People often ask me how I can defend criminals. Some of our clients are accused of some pretty serious crimes. And not all of our clients are innocent. I have had clients tell me in the first interview, "I did it. It was stupid of me and I feel terrible about it." What should a good lawyer do in that kind of situation?
I never imagined that I would be a criminal defense attorney when I graduated law school. I thought I would be a real estate lawyer. One of my first jobs after law school was as a criminal prosecutor for Salt Lake City. I never thought I would be on the other side of criminal prosecution.
But I believe that we all have certain rights. The Constitution guarantees us all the right to remain silent, the right to a trial by an impartial jury, the right to be presumed innocent until proven guilty, and the right to be secure from unreasonable searches and seizures. Even if a person is guilty of the crime, they have those rights. In our system, the prosecutor bears the responsibility of proving the accused guilty beyond a reasonable doubt. If the prosecutor cannot do that, the accused are acquitted even if they committed the crime of which they are accused.
During my first meeting with a client, I will often say something like, "You are hiring me to help protect your legal rights. I will tell you what your legal options are. But, you may want to talk to someone else that you trust about your moral obligations. If you have a clergy person that you trust, you may want to talk to them."
Our nation was founded by people who believed that these rights are so important, everyone should have them even if they have done terrible things. John Adams defended British soldiers who were accused of killing five unarmed colonists in the Boston Massacre. None of the other lawyers in the area would defend the men because the colonies were so incensed by what they had done. Adams wanted to have a political career, but he accepted the call to be their criminal defense attorney even thought he believed it would be political suicide. David McCullough records in his biography, John Adams that Adams wrote this about his defense of the British soldiers: "It was . . . one of the most gallant, generous, manly and disinterested Actions of my whole Life, and one of the best Pieces of Service I ever rendered my Country." He believed that sentencing the soldiers to death without a fair trial would have been "as foul a Stain upon this Country as the Executions of the Quakers or Witches, anciently." Fortunately, this case did not end Adams' political career and he went on to be president of the United States.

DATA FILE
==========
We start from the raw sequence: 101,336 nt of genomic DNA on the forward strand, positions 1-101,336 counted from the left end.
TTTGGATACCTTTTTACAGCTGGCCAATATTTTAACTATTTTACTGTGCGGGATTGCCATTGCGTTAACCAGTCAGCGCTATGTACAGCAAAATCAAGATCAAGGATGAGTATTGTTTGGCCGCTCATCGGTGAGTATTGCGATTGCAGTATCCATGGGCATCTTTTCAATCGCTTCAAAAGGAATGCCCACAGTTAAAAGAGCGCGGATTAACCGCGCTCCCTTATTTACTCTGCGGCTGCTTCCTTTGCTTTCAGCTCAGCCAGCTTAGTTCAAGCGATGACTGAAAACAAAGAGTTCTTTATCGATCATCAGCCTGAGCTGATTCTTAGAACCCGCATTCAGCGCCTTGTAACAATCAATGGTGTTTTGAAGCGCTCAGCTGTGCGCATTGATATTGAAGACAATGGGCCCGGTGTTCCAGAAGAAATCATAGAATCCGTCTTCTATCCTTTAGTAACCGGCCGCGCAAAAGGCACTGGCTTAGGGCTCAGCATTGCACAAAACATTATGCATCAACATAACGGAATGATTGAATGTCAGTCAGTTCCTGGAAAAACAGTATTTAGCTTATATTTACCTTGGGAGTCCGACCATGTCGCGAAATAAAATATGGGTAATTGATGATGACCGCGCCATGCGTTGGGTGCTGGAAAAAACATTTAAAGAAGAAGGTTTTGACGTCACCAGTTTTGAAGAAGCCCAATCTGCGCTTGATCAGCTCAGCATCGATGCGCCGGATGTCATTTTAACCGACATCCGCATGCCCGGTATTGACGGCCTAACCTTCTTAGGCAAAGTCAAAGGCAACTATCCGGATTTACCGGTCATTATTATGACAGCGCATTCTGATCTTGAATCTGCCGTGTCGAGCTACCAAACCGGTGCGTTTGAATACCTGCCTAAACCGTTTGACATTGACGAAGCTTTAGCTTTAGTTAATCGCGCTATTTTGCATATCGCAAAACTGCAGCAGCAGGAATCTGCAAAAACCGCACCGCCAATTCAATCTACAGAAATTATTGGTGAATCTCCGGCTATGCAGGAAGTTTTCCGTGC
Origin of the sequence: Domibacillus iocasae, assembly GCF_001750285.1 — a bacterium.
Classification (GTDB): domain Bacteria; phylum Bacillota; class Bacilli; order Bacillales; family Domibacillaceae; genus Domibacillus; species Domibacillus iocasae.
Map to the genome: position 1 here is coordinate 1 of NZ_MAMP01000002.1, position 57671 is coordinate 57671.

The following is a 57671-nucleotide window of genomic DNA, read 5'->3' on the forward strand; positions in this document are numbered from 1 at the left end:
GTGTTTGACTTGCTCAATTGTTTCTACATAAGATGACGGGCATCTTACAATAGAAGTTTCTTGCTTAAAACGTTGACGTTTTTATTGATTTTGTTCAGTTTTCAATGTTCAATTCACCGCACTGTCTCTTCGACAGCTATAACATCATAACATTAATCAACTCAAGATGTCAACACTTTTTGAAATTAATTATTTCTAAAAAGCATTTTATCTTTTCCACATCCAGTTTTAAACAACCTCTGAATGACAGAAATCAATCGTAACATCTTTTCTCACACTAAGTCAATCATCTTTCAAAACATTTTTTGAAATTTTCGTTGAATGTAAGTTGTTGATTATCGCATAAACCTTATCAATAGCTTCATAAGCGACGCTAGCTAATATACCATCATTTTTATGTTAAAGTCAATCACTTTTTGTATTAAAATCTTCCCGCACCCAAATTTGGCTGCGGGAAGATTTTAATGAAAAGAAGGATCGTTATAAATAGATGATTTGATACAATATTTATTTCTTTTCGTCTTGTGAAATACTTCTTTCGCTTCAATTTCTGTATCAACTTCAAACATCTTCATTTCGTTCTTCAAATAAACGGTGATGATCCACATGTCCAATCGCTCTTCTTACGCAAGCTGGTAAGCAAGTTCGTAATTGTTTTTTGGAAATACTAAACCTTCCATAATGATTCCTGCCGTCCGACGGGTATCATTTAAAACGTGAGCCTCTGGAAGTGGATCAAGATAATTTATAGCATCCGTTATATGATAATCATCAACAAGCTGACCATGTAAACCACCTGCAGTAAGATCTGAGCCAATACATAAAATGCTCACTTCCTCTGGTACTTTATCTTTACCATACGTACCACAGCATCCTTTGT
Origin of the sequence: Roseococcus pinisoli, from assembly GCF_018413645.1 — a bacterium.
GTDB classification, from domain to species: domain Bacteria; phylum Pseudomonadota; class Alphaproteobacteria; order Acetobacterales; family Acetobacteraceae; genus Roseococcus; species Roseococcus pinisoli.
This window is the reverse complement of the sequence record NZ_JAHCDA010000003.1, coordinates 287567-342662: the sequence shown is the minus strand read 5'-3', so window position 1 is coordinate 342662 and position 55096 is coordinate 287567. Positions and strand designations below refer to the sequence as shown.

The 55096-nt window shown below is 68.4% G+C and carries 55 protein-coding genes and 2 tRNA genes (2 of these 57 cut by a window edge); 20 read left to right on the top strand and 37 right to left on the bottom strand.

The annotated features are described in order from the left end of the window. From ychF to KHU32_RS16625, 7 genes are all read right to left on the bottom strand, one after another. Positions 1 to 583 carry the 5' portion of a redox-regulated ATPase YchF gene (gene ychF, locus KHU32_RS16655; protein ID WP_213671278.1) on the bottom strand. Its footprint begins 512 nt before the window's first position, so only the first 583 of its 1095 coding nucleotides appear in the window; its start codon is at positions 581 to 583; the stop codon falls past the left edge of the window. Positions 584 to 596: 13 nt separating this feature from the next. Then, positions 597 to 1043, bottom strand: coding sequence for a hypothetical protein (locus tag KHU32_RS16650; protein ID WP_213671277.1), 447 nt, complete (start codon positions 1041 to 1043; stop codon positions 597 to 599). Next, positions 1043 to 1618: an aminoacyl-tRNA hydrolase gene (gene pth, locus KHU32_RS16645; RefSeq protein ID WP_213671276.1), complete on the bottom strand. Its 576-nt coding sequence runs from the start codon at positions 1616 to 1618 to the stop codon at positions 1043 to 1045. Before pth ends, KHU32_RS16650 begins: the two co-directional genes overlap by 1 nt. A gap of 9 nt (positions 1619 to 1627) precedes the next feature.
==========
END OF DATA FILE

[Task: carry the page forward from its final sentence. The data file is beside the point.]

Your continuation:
I add my declaration to John Adams'. If we punished criminal defendants without fair trials, we would place a foul stain upon this country. I treasure the liberty that is protected by the United States Constitution and I feel privileged to assert its protections in defense of the accused.